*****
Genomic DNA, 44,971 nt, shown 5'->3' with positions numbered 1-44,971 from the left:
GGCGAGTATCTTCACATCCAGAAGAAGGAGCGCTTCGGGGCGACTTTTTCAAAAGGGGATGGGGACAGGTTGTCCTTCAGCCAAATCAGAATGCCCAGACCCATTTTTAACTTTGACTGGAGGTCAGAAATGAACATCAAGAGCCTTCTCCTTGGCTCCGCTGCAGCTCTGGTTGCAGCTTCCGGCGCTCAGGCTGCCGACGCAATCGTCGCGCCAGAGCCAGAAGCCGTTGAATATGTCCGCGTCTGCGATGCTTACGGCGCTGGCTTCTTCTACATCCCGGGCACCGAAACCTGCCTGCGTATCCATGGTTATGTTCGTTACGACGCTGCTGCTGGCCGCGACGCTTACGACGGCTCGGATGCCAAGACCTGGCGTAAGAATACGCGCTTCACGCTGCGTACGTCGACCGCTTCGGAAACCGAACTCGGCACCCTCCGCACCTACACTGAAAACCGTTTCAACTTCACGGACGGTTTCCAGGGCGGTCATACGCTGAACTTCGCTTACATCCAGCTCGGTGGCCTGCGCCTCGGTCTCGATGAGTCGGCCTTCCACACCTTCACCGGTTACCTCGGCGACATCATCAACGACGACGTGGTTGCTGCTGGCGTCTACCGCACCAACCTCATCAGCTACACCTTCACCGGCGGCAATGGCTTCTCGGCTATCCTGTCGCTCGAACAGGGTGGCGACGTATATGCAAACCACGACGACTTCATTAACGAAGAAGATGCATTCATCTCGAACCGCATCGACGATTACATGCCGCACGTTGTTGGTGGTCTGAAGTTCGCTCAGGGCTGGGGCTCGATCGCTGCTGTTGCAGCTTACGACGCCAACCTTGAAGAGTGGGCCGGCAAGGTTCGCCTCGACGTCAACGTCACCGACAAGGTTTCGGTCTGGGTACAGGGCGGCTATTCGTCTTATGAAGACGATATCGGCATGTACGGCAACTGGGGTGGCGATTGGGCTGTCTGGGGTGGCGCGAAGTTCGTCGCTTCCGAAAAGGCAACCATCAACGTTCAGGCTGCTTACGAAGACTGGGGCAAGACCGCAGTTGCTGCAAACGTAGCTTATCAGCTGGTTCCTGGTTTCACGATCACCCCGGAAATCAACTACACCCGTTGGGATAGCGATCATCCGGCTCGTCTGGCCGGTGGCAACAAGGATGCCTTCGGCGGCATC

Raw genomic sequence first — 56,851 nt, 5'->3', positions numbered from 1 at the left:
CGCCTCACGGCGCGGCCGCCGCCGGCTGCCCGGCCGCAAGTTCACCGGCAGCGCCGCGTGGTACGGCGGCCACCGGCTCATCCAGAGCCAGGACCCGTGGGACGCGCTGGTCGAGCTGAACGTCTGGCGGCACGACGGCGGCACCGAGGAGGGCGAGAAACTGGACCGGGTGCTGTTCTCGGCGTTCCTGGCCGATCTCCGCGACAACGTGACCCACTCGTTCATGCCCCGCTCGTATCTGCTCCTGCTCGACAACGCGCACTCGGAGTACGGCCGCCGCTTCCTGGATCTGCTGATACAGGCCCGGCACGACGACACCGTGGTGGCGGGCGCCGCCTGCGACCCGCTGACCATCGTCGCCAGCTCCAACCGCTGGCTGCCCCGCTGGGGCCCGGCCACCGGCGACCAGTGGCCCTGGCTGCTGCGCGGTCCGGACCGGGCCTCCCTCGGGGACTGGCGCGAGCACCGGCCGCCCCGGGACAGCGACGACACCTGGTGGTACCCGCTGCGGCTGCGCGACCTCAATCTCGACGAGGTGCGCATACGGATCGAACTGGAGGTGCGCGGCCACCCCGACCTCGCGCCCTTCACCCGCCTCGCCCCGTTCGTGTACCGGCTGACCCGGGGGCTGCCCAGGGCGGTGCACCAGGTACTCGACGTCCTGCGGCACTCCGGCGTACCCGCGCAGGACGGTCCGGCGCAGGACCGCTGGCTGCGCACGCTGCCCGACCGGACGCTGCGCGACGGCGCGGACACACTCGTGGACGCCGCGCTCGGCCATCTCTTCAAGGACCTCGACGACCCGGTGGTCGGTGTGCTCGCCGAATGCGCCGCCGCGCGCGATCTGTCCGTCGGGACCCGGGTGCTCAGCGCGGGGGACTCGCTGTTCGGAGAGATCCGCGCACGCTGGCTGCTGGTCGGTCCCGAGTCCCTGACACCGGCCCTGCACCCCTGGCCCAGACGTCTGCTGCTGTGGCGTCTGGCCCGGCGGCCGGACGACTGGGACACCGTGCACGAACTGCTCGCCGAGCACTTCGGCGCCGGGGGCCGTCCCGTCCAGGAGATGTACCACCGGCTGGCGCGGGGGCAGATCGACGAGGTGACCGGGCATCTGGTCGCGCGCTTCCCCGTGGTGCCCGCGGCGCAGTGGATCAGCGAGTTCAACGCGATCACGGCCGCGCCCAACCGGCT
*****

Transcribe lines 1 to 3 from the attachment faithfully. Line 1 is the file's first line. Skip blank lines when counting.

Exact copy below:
Genomic DNA, 44,971 nt, shown 5'->3' with positions numbered 1-44,971 from the left:
GGCGAGTATCTTCACATCCAGAAGAAGGAGCGCTTCGGGGCGACTTTTTCAAAAGGGGATGGGGACAGGTTGTCCTTCAGCCAAATCAGAATGCCCAGACCCATTTTTAACTTTGACTGGAGGTCAGAAATGAACATCAAGAGCCTTCTCCTTGGCTCCGCTGCAGCTCTGGTTGCAGCTTCCGGCGCTCAGGCTGCCGACGCAATCGTCGCGCCAGAGCCAGAAGCCGTTGAATATGTCCGCGTCTGCGATGCTTACGGCGCTGGCTTCTTCTACATCCCGGGCACCGAAACCTGCCTGCGTATCCATGGTTATGTTCGTTACGACGCTGCTGCTGGCCGCGACGCTTACGACGGCTCGGATGCCAAGACCTGGCGTAAGAATACGCGCTTCACGCTGCGTACGTCGACCGCTTCGGAAACCGAACTCGGCACCCTCCGCACCTACACTGAAAACCGTTTCAACTTCACGGACGGTTTCCAGGGCGGTCATACGCTGAACTTCGCTTACATCCAGCTCGGTGGCCTGCGCCTCGGTCTCGATGAGTCGGCCTTCCACACCTTCACCGGTTACCTCGGCGACATCATCAACGACGACGTGGTTGCTGCTGGCGTCTACCGCACCAACCTCATCAGCTACACCTTCACCGGCGGCAATGGCTTCTCGGCTATCCTGTCGCTCGAACAGGGTGGCGACGTATATGCAAACCACGACGACTTCATTAACGAAGAAGATGCATTCATCTCGAACCGCATCGACGATTACATGCCGCACGTTGTTGGTGGTCTGAAGTTCGCTCAGGGCTGGGGCTCGATCGCTGCTGTTGCAGCTTACGACGCCAACCTTGAAGAGTGGGCCGGCAAGGTTCGCCTCGACGTCAACGTCACCGACAAGGTTTCGGTCTGGGTACAGGGCGGCTATTCGTCTTATGAAGACGATATCGGCATGTACGGCAACTGGGGTGGCGATTGGGCTGTCTGGGGTGGCGCGAAGTTCGTCGCTTCCGAAAAGGCAACCATCAACGTTCAGGCTGCTTACGAAGACTGGGGCAAGACCGCAGTTGCTGCAAACGTAGCTTATCAGCTGGTTCCTGGTTTCACGATCACCCCGGAAATCAACTACACCCGTTGGGATAGCGATCATCCGGCTCGTCTGGCCGGTGGCAACAAGGATGCCTTCGGCGGCATC

Raw genomic sequence first — 56,851 nt, 5'->3', positions numbered from 1 at the left: